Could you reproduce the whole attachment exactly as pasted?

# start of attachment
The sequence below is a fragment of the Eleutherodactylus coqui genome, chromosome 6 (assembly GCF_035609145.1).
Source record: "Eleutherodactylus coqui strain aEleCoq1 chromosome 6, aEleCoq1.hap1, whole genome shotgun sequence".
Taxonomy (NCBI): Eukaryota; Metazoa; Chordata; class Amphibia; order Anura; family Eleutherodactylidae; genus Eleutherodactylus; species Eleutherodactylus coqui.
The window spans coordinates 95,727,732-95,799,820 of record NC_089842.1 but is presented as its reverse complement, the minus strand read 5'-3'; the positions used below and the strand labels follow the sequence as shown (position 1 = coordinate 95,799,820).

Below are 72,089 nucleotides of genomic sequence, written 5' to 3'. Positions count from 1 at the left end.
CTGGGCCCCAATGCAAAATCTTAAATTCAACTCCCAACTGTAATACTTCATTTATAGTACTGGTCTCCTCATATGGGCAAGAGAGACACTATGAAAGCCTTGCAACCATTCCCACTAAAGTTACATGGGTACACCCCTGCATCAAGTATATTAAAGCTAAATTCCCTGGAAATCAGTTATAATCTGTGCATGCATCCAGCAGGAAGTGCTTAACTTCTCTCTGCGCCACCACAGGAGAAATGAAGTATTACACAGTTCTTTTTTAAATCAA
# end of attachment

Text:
The sequence below is a fragment of the Eleutherodactylus coqui genome, chromosome 6 (assembly GCF_035609145.1).
Source record: "Eleutherodactylus coqui strain aEleCoq1 chromosome 6, aEleCoq1.hap1, whole genome shotgun sequence".
Taxonomy (NCBI): Eukaryota; Metazoa; Chordata; class Amphibia; order Anura; family Eleutherodactylidae; genus Eleutherodactylus; species Eleutherodactylus coqui.
The window spans coordinates 95,727,732-95,799,820 of record NC_089842.1 but is presented as its reverse complement, the minus strand read 5'-3'; the positions used below and the strand labels follow the sequence as shown (position 1 = coordinate 95,799,820).

Below are 72,089 nucleotides of genomic sequence, written 5' to 3'. Positions count from 1 at the left end.
CTGGGCCCCAATGCAAAATCTTAAATTCAACTCCCAACTGTAATACTTCATTTATAGTACTGGTCTCCTCATATGGGCAAGAGAGACACTATGAAAGCCTTGCAACCATTCCCACTAAAGTTACATGGGTACACCCCTGCATCAAGTATATTAAAGCTAAATTCCCTGGAAATCAGTTATAATCTGTGCATGCATCCAGCAGGAAGTGCTTAACTTCTCTCTGCGCCACCACAGGAGAAATGAAGTATTACACAGTTCTTTTTTAAATCAA